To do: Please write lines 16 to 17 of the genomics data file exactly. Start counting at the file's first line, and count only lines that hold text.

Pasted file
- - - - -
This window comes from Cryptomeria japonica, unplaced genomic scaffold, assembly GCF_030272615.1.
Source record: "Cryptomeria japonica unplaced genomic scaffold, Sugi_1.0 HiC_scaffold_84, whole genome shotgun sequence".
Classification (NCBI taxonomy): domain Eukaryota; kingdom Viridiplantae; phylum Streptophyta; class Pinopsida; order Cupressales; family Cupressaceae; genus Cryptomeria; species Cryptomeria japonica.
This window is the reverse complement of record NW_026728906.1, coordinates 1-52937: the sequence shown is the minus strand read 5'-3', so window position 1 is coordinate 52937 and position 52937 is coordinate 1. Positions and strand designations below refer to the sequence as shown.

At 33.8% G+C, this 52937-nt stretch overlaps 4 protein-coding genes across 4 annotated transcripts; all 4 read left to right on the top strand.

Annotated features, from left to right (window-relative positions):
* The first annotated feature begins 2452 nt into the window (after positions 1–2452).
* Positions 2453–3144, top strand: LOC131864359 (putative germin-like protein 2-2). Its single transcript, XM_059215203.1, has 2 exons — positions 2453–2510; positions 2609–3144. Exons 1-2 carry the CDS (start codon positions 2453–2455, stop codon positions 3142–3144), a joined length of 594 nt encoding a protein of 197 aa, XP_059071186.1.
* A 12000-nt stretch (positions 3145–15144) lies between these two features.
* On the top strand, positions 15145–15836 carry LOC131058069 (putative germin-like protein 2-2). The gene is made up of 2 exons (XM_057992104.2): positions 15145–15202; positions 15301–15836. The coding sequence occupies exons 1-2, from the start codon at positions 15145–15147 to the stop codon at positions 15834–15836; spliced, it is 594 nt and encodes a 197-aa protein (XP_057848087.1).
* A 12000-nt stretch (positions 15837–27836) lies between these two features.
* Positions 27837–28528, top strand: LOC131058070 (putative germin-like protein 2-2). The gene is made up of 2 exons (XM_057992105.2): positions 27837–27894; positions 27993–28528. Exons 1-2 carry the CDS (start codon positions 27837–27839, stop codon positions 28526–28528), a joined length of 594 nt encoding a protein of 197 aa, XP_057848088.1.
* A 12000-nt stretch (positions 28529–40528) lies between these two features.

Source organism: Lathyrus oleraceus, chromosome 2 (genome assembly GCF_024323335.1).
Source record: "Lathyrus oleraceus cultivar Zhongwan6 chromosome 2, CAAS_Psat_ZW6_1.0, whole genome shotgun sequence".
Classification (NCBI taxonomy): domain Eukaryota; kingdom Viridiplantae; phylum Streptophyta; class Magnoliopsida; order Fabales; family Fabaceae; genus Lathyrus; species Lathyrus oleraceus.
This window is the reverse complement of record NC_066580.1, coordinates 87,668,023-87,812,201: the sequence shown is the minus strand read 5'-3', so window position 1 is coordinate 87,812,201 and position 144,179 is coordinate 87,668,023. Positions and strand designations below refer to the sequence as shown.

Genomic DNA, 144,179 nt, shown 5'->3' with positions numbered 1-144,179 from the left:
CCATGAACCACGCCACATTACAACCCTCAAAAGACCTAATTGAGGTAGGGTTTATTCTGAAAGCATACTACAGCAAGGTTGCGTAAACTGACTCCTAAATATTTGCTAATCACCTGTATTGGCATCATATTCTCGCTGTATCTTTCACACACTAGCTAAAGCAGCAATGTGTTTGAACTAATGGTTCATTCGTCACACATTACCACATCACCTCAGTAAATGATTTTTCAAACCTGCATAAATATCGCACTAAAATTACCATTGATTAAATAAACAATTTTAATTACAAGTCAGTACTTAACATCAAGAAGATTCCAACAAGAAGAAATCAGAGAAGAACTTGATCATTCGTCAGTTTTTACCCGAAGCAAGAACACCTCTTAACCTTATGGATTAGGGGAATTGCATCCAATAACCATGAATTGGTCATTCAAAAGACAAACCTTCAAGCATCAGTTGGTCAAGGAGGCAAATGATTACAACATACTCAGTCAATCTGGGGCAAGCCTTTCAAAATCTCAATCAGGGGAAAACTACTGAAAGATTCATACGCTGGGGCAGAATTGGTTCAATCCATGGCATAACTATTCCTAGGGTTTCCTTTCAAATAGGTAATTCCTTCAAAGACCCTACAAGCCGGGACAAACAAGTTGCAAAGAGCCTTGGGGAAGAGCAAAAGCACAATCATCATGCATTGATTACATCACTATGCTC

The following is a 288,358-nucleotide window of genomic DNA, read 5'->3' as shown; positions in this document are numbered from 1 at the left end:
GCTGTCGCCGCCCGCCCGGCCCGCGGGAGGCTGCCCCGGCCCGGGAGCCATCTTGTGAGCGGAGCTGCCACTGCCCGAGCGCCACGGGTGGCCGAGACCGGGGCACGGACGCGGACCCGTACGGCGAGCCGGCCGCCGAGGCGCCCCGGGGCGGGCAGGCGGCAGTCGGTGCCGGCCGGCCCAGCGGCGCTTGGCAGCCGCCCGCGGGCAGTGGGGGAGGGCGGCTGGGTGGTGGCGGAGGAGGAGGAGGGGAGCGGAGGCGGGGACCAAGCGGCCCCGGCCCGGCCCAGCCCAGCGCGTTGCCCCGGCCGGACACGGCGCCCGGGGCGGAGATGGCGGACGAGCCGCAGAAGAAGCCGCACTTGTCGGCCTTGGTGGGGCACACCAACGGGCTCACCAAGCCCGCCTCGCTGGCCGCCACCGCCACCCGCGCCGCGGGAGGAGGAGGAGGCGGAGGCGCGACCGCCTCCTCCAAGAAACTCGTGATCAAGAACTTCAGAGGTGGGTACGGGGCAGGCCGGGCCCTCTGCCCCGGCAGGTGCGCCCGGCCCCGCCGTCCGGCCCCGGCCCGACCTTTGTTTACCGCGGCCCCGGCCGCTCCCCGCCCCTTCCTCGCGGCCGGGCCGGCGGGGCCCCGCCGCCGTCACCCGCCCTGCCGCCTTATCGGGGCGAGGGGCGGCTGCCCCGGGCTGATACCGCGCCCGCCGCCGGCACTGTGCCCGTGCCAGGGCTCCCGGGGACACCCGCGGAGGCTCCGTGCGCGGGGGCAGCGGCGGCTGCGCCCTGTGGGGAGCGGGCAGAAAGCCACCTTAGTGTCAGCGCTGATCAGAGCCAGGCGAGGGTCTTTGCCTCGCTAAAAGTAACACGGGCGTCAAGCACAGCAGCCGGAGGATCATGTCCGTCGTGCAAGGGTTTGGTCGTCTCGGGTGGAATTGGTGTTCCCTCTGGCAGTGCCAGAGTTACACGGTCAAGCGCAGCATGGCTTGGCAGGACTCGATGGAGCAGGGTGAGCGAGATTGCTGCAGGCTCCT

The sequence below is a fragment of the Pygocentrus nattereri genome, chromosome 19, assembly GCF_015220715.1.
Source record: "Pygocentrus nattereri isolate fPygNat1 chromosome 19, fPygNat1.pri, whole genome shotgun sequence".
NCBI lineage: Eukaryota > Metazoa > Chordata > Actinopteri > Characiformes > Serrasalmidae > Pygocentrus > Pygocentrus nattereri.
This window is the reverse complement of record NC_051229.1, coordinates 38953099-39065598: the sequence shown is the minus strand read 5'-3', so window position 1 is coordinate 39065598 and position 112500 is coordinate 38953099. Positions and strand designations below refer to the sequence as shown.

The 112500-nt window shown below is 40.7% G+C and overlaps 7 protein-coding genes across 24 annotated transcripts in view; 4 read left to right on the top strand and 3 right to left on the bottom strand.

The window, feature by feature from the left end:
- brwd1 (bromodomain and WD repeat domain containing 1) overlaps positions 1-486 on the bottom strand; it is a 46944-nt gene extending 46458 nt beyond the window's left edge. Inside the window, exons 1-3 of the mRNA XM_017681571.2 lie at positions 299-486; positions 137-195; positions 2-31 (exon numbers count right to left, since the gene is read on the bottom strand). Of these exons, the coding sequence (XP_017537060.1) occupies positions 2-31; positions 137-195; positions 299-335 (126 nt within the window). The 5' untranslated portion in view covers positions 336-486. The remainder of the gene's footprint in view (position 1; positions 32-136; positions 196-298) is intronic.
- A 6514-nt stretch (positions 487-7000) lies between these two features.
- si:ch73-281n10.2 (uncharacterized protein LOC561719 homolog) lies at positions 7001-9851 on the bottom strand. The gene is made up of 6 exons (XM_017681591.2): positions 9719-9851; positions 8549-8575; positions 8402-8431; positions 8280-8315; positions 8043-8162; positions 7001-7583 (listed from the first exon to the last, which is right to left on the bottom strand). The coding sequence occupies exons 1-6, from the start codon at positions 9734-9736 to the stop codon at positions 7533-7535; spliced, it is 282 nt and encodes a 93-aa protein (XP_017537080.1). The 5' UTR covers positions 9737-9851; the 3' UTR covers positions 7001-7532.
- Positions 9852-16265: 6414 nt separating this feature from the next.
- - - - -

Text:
Classification (NCBI taxonomy): domain Eukaryota; kingdom Viridiplantae; phylum Streptophyta; class Magnoliopsida; order Fabales; family Fabaceae; genus Lathyrus; species Lathyrus oleraceus.
This window is the reverse complement of record NC_066580.1, coordinates 87,668,023-87,812,201: the sequence shown is the minus strand read 5'-3', so window position 1 is coordinate 87,812,201 and position 144,179 is coordinate 87,668,023. Positions and strand designations below refer to the sequence as shown.